Ad loophole in App Store search is letting scammers promote expensive, useless apps | iLounge News

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Ad loophole in App Store search is letting scammers promote expensive, useless apps

A new post on Medium shows just how easy it is for scammers to use Apple’s App Store Search Ads to dupe users into paying hundreds of dollars for undelivered services from useless apps. Author Johnny Lin came across one app in particular — “Mobile protection :Clean & Security VPN” — that raised his attention with multiple misspellings and poor grammar in its listing, but still somehow managed to take in $80,000 a month in revenue and rank 10th in the App Store’s top grossing productivity apps list. After downloading, the app requests access to contacts and provides useless features like checking the phone’s available space and memory. Pressing the “Secure Internet” option — theoretically what people download the app to do — leads to a game pop-up ad and then to a “Free Trial” button that actually leads to a Touch ID prompt that will enroll the user in a $100-per-week subscription for a virus scanning service the app isn’t even able to provide because of how Apple sandboxes third-party apps.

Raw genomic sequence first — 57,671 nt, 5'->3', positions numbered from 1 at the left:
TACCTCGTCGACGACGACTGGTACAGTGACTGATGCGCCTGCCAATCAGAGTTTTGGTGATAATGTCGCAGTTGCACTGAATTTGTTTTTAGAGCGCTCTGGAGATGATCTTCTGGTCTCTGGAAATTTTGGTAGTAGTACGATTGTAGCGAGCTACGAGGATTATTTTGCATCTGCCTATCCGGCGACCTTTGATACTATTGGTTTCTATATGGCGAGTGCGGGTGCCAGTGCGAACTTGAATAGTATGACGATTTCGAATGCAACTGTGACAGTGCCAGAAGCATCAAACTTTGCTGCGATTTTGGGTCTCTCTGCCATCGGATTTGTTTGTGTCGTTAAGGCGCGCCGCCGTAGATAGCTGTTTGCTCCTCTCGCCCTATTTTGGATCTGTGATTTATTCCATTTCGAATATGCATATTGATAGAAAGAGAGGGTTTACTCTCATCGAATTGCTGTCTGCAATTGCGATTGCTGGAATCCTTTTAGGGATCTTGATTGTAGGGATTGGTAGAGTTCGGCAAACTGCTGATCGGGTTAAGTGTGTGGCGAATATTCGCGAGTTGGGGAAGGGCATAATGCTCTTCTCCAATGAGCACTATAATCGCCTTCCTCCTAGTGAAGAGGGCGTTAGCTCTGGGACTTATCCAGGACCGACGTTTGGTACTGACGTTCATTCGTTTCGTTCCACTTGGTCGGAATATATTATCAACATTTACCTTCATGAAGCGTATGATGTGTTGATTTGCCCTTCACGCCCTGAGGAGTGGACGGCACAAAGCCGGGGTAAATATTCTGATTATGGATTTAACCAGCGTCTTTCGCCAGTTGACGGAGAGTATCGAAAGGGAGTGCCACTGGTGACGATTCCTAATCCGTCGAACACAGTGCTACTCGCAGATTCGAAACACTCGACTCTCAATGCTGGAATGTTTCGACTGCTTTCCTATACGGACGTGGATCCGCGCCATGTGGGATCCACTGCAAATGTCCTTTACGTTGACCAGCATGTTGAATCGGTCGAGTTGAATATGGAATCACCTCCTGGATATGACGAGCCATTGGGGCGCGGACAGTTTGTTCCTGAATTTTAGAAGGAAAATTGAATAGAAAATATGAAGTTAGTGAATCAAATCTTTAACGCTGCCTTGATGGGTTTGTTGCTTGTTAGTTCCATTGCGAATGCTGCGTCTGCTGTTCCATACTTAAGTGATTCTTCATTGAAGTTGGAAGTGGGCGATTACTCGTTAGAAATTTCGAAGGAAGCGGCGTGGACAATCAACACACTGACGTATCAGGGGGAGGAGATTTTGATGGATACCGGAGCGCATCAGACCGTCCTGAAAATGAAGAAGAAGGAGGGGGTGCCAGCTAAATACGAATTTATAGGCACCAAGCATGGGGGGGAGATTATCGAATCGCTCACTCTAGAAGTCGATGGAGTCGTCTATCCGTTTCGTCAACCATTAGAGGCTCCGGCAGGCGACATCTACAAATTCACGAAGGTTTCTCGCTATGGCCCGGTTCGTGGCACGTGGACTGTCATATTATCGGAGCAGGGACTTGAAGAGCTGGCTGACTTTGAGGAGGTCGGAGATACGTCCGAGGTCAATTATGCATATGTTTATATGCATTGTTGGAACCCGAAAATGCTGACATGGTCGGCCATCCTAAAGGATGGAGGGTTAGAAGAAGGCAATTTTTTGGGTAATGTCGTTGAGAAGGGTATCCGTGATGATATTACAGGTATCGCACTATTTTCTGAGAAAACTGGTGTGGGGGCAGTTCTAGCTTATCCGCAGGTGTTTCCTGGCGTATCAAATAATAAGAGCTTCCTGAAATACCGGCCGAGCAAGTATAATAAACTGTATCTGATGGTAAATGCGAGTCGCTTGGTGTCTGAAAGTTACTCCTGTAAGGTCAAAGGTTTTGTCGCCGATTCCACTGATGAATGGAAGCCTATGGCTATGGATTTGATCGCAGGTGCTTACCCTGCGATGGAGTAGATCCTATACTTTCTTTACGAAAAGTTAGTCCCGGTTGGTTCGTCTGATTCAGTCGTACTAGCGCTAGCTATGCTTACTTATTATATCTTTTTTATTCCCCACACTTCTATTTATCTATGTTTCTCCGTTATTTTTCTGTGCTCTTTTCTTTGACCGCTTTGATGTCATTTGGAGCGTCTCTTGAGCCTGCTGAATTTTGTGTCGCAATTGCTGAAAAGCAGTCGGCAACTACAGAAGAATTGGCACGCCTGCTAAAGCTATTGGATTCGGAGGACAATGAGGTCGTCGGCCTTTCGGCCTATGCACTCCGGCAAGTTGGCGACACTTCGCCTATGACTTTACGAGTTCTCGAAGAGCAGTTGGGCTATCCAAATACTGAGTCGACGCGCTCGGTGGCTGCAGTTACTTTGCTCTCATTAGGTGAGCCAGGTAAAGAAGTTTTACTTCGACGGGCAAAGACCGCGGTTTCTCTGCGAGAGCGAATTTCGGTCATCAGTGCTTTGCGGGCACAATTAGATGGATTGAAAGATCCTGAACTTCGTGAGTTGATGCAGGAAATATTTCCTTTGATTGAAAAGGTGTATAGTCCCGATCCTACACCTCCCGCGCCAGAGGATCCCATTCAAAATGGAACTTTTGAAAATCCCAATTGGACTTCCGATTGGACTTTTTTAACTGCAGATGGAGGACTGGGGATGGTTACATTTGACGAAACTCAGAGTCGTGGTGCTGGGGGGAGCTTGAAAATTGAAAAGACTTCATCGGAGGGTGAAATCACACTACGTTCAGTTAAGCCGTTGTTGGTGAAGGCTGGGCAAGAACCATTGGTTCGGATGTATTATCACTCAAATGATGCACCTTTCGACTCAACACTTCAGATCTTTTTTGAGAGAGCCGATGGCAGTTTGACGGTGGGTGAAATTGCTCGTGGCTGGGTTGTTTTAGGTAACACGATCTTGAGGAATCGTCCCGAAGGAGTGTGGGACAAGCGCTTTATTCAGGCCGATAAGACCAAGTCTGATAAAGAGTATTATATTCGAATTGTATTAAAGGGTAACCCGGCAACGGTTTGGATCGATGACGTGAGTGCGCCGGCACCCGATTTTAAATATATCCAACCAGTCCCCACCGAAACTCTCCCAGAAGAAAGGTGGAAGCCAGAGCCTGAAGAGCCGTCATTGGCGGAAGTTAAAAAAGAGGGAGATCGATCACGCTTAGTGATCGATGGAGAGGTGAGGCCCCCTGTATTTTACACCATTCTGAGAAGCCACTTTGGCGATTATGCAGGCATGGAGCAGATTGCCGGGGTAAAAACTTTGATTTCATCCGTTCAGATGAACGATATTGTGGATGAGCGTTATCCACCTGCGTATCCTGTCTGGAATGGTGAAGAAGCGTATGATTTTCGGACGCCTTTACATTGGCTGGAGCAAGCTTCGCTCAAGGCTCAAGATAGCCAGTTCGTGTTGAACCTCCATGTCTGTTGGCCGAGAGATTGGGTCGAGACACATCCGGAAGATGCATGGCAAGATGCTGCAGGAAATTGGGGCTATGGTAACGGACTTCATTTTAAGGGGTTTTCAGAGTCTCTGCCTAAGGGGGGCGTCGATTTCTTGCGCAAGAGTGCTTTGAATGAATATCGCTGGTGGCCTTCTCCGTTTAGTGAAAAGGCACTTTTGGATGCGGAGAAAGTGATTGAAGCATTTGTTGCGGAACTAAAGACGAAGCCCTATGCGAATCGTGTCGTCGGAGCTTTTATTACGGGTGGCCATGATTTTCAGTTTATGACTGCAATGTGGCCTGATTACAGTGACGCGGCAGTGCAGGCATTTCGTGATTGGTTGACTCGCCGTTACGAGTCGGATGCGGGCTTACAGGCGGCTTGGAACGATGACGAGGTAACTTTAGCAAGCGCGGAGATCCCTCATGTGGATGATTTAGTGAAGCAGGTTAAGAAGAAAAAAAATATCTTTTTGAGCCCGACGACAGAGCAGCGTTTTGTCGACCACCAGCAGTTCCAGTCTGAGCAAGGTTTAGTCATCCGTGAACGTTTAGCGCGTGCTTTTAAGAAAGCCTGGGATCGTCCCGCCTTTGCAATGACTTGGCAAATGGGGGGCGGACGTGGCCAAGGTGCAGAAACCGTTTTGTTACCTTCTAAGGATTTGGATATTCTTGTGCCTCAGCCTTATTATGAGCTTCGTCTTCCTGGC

Further searches turned up other apps using buzzwords like WiFi, protection, virus scan and VPN to look official and paying to appear at the top of the App Store’s search results while offering little or nothing in the way of actual services. There is currently no filtering or approval process for ads, so anyone can make an ad that looks nearly indistinguishable from real results, and they’re off to the races. While Lin suggests several remedies for how Apple could fix the system — including reviewing subscriptions or at least doing away with fine print in Touch ID prompts that buries the true cost of a subscription — the best fix from a user’s perspective is being aware of what an app is promising vs. what it is actually capable of doing. Poorly phrased or misspelled titles or descriptions are a clear giveaway that an app is likely not above board. Periodically reviewing app subscriptions is also a good idea, just in case anything managed to slip through, and reporting scams to Apple through iTunes Connect could provide other options for those who have already been scammed.

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